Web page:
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Curlytop Knotweed is an erect, annual herb, 2′-5′ tall forb; stems with nodes either smooth or cut, but not hairy; taprooted.Flowers are white-green to pink, 4- or 5-parted, 1/8″ long, petals and petal-like sepals connected at the base; inflorescence many 1/3″-2″ long, nodding, spike-like clusters on a stalk jointed at the top; blooms July-Sept.They are hermaphrodite (have both male and female organs) and are pollinated by Insects.) Fruits are dry seed flat or concave on both sides. Leaves are alternate, variable but usually lance-like, often woolly beneath.
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It is hardy to zone 5. .
The plant prefers light (sandy), medium (loamy) and heavy (clay) soils. The plant prefers acid, neutral and basic (alkaline) soils. It can grow in semi-shade (light woodland) or no shade. It requires moist or wet soil.
Succeeds in an ordinary garden soil but prefers a moisture retentive not too fertile soil in sun or part shade. Repays generous treatment . Plants seem to be immune to the predations of rabbits.
Seed – sow spring in a cold frame. Germination is usually free and easy. When they are large enough to handle, prick the seedlings out into individual pots and plant them out in the summer if they have reached sufficient size. If not, overwinter them in a cold frame and plant them out the following spring after the last expected frosts.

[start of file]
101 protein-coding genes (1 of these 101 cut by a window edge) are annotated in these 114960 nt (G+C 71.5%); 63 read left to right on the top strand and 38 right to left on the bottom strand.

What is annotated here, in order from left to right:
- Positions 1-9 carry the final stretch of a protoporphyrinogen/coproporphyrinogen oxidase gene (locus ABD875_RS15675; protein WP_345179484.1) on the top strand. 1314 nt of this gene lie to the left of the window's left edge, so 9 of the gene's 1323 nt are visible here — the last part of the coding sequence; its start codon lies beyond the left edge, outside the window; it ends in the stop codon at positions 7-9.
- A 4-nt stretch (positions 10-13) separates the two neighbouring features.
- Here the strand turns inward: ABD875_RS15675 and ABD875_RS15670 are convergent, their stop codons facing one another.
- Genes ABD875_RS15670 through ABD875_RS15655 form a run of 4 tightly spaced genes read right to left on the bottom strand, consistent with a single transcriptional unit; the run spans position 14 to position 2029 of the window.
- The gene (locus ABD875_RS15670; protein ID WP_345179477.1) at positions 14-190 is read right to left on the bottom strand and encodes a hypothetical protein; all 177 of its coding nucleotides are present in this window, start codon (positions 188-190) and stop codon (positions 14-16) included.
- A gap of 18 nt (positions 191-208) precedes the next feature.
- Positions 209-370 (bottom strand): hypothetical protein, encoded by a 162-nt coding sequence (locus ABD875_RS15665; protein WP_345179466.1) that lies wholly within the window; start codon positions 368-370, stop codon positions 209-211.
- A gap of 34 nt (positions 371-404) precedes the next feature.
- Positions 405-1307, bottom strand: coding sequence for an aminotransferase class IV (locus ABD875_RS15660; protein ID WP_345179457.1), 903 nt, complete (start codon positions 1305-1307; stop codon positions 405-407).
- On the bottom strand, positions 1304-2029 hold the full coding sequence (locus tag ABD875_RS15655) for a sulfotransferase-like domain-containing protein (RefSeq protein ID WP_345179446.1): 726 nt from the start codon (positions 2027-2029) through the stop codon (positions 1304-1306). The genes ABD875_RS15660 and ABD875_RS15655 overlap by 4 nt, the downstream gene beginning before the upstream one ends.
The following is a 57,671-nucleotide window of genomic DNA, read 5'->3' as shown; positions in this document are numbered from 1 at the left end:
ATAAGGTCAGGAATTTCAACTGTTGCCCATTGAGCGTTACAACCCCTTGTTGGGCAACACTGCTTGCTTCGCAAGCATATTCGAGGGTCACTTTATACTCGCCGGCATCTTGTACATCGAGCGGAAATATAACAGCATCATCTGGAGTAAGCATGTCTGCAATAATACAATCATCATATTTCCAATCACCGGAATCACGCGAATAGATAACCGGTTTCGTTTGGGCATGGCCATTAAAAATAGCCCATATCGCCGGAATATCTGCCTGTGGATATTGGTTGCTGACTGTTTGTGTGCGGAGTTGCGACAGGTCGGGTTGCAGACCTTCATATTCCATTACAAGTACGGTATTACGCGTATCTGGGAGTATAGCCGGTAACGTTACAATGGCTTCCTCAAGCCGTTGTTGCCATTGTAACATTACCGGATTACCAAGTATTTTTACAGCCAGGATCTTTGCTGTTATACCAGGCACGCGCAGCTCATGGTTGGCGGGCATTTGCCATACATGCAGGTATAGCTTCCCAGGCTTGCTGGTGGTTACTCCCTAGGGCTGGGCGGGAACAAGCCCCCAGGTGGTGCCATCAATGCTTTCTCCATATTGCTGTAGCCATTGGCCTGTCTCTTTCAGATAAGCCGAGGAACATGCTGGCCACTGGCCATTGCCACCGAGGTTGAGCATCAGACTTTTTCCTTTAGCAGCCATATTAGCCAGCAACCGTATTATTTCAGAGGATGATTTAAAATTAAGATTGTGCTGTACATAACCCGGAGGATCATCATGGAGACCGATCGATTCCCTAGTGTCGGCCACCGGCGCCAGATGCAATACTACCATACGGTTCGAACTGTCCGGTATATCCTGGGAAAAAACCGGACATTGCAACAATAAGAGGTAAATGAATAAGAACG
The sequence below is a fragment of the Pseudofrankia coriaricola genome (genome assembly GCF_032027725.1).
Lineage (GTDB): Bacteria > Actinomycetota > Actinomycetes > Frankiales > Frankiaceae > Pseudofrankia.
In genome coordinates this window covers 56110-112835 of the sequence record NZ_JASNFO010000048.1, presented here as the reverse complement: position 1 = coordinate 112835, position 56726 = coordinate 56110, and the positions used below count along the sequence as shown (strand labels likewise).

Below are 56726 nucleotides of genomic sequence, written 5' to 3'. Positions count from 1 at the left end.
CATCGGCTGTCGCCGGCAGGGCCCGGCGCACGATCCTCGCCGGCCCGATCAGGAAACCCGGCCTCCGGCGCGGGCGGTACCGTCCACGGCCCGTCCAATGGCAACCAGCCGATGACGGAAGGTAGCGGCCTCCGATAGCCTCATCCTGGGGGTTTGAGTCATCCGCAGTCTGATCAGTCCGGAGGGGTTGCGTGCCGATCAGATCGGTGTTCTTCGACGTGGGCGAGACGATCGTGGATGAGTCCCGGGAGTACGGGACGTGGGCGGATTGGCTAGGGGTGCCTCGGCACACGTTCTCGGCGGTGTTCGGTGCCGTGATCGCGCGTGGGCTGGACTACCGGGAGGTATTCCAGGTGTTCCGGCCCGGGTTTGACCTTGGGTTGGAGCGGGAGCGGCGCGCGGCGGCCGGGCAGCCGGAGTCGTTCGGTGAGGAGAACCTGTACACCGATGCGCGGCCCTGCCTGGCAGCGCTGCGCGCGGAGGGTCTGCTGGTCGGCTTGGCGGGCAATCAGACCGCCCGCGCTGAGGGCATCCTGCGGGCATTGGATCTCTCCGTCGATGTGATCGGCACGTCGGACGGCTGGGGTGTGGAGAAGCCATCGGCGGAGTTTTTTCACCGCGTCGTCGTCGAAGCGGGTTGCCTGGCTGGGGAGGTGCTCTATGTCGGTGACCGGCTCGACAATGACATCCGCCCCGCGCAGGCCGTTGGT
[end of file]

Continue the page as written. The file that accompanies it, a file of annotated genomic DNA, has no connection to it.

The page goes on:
Edible Uses:Young leaves – raw or cooked. Seed – raw or cooked. It is rather small and fiddly to utilize.
The whole plant is antiseptic and astringent. An infusion has been used in the treatment of stomach complaints and fevers. The plant produces a soft white mass, a froth like that of soap. It is applied externally to burns.
Other Uses: The plant produces a soft white mass, a froth like that of soap. It is used for bathing and washing clothes.
Known Hazards : Although no specific mention has been made for this species, there have been reports that some members of this genus can cause photosensitivity in susceptible people. Many species also contain oxalic acid (the distinctive lemony flavour of sorrel) – whilst not toxic this substance can bind up other minerals making them unavailable to the body and leading to mineral deficiency. Having said that, a number of common foods such as sorrel and rhubarb contain oxalic acid and the leaves of most members of this genus are nutritious and beneficial to eat in moderate quantities. Cooking the leaves will reduce their content of oxalic acid. People with a tendency to rheumatism, arthritis, gout, kidney stones or hyperacidity should take especial caution if including this plant in their diet since it can aggravate their condition